money. We do not have a standard form to
review these documents to see if you
send. Talk to your lawyer about planning
prefer to make a new advance directive
for financial issues in case of incapacity.
instead.
Part II of the Advance Directive:
Part I of the Advance Directive:
Treatment Preferences
Selection of Health Care Agent
(“Living Will”)
You can name anyone you want (except,
You have the right to use an advance
in general, someone who works for a health
directive to say what you want about future
care facility where you are receiving care) to
life-sustaining treatment issues. You can do
be your health care agent.
To name a
this in Part II of the form. If you both name
health care agent, use Part I of the
a health care agent and make decisions
advance directive form.
(Some people
about treatment in an advance directive, it’s
refer to this kind of advance directive as a
important that you say (in Part II, paragraph
“durable power of attorney for health care.”)
G) whether you want your agent to be
Your agent will speak for you and make
strictly bound by whatever treatment
decisions based on what you would want
decisions you make.
done or your best interests. You decide how
much power your agent will have to make
Part II is a living will. It lets you decide
health care decisions. You can also decide
about life-sustaining procedures in three
when you want your agent to have this
situations: when death from a terminal
power ─ right away, or only after a doctor
condition
is
imminent
despite
the
says that you are not able to decide for
application of life-sustaining procedures; a
yourself.
condition of permanent unconsciousness
called a persistent vegetative state; and end-
You can pick a family member as a
stage condition, which is an advanced,
health care agent, but you don't have to.
progressive,
and
incurable
condition
Remember, your agent will have the power
resulting in complete physical dependency.
to make important treatment decisions,
One example of end-stage condition could
even if other people close to you might urge
be advanced Alzheimer's disease.
a different decision. Choose the person best
qualified to be your health care agent. Also,
consider picking one or two back-up agents,
in case your first choice isn’t available when
needed.
Be sure to inform your chosen
person and make sure that he or she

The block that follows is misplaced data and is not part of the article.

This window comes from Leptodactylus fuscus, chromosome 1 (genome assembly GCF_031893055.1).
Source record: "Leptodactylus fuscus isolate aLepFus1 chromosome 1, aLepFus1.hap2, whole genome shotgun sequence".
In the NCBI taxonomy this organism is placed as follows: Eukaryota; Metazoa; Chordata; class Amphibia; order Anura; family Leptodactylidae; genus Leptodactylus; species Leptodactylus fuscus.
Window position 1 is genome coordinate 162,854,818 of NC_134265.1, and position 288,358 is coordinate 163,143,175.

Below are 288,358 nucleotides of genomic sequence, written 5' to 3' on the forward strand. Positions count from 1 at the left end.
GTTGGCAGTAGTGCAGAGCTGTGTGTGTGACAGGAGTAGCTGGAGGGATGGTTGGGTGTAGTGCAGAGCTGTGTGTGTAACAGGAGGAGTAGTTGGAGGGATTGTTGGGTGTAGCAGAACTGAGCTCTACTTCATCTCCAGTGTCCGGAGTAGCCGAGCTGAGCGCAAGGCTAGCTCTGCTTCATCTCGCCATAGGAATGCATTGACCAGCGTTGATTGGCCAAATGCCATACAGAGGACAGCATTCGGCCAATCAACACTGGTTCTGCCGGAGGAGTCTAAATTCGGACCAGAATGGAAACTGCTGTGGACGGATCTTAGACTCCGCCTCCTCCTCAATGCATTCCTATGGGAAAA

understands what’s most important to you.
When the time comes for decisions, your
health care agent should follow your written
directions.
We have a helpful booklet that you can
give to your health care agent. It is called
“Making Medical Decisions for Someone Else:
A Maryland Handbook.” You or your agent
can get a copy on the Internet at:
http://www.marylandattorneygeneral.gov/
Health%20Policy%20Documents/ProxyHan
dbook.pdf. You can request a copy by calling
410-576-7000.
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FREQUENTLY ASKED QUESTIONS ABOUT
ADVANCE DIRECTIVES IN MARYLAND
1.
Must I use any particular form?
It depends on what you want to do. If all you
want to do is name a health care agent, just fill out
No. An optional form is provided, but you
Parts I and III, and talk to the person about how
may change it or use a different form altogether. Of
they should decide issues for you. If all you want to
course, no health care provider may deny you care
do is give treatment instructions, fill out Parts II
simply because you decided not to fill out a form.
and III. If you want to do both, fill out all three
parts.
2.
Who can be picked as a health care agent?
8.
Are these forms valid in another state?
Anyone who is 18 or older except, in general,
an owner, operator, or employee of a health care
It depends on the law of the other state. Most
facility where a patient is receiving care.
state laws recognize advance directives made
somewhere else.
3.
Who can witness an advance directive?
9.
How can I get advance directive forms for
Two witnesses are needed. Generally, any